When Tomi Lahren first opened up to HER Magazine about her rapid rise to fame during the 2016 presidential election, she was bold, confident and, of course, controversial.
Now, just six months later, the conservative political commentator seems to be dealing with the consequences of one of those controversial remarks. In an interview with Nightline’s Byron Pitts on Wednesday, Lahren is still unapologetic in her convictions. But her tone noticeably softened as she told Pitts she is “deeply hurt” by the way her employer, The Blaze, pulled her show from their lineup.
“When your outlet is taken away from you, when your catharsis is stripped from you and you don’t understand why and you’re so disappointed and you’re so blindsided by it, it hurts.”
Lahren told ABC she got a phone call “saying that the show was not on. It had been suspended for a week, perhaps longer,” following a March 17th episode of The View on which Lahren told the audience she would be a hypocrite to say she is for limited government but believes the government should decide what women do with their bodies.
Sitting among The View’s hosts, Lahren called herself pro-choice despite having criticized those who support access to medical care that performs abortions.
Lahren has since filed a lawsuit against Glenn Beck and The Blaze, suing for alleged wrongful termination. She also wants access to her Facebook page back, which she says The Blaze controls. In response, The Blaze issued this statement:
“It is puzzling that an employee who remains under contract (and is still being paid) has sued us for being fired, especially when we continue to comply fully with the terms of our agreement with her.”
Flaring up a firestorm of reaction across social media is not unusual for the millennial who specializes in the “viral monologue.” But since her appearance on The View, some of the conservative voices that typically stood behind her weren’t there cheering her on.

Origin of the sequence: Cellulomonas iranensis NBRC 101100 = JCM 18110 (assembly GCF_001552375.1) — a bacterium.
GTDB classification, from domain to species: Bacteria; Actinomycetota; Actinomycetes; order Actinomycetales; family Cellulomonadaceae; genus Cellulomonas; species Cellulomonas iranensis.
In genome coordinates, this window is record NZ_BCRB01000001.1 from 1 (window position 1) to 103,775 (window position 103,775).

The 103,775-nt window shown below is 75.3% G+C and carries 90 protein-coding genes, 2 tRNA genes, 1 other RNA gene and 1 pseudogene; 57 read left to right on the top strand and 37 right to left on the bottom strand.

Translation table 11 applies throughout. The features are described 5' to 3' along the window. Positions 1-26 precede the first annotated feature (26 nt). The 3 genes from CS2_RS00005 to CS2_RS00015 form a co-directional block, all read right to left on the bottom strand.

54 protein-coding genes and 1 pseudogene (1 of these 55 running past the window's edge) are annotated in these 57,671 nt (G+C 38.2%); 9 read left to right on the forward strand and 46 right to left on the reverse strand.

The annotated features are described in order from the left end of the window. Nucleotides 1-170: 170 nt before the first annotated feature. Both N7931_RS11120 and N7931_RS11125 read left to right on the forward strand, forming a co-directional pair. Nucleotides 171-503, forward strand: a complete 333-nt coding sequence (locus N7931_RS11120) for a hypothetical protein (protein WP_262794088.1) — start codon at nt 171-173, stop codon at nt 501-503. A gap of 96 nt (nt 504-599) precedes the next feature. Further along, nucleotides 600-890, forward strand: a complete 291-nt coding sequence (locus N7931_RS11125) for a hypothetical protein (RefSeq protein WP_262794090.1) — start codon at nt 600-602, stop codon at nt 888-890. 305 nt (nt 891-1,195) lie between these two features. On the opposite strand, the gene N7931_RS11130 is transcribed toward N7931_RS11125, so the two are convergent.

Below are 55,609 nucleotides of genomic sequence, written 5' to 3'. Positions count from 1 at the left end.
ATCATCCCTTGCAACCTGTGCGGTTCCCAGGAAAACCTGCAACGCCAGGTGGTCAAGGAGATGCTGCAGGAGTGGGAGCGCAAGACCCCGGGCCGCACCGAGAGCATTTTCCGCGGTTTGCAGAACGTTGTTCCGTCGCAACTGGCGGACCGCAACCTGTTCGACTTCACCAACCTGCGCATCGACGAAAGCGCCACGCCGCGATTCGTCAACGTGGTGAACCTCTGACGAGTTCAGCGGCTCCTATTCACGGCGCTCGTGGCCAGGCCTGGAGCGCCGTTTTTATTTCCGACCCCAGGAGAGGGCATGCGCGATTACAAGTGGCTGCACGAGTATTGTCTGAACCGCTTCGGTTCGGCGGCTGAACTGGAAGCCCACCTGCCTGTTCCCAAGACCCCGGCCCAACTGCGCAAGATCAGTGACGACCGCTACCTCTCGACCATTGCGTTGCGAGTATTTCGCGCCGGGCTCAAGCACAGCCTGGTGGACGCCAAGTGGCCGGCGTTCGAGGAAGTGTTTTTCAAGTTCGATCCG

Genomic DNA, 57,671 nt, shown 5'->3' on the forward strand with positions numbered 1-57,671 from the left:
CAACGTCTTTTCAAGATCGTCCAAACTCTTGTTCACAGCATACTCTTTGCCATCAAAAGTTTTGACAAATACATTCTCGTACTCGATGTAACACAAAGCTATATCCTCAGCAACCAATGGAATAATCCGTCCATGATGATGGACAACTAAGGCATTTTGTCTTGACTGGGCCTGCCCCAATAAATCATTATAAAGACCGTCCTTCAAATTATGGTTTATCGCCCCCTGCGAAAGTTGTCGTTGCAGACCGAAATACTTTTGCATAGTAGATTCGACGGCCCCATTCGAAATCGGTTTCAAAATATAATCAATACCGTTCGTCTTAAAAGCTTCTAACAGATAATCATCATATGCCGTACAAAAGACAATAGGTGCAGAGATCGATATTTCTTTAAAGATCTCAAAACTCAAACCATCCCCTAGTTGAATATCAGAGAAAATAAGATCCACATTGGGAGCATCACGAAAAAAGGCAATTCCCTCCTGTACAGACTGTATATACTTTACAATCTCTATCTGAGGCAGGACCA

The Blaze came out with a response to Lahren’s theory that supporting limited government negates the ability to support the pro-life movement.
“Who are our posterity if not our unborn children, and children, and grandchildren? Our descendants and future generations, that’s who the constitution is ‘securing the blessings of liberty’ for,” Beck said on his radio show.
Beck wouldn’t discuss Lahren’s employment with the media company on his show. But, he went on to respond to her recent opinion, “I would disagree that you are a hypocrite if you want limited government, and yet you want the government to protect the life of the unborn.”
When Lahren sat down with our founder, Nineveh Madsen, in November she had a strong message for women facing criticism for their opinions.
“You need to have a strong sense of who you are, so that you can shake those things off,” she said.
But in the Nightline interview, she told Pitts she felt “lost” without her ability to work.
Lahren has said she “will not lay down and play dead over” the sudden absence of her show. One thing we know to be true: that sounds a lot like the opinionated woman we sat down with just before Election Day.
So, is Lahren’s fight to regain her platform falling on deaf ears? Has she gained any supporters in her effort to, once again, present an unpopular opinion? And does her current situation come with the territory of being a online star, famous for rocking the boat?
What do you think will come of Lahren’s legal battle? Has your opinion changed of the commentator? Tell us your thoughts in the comments below. Meanwhile, we’ll keep you updated on the developments.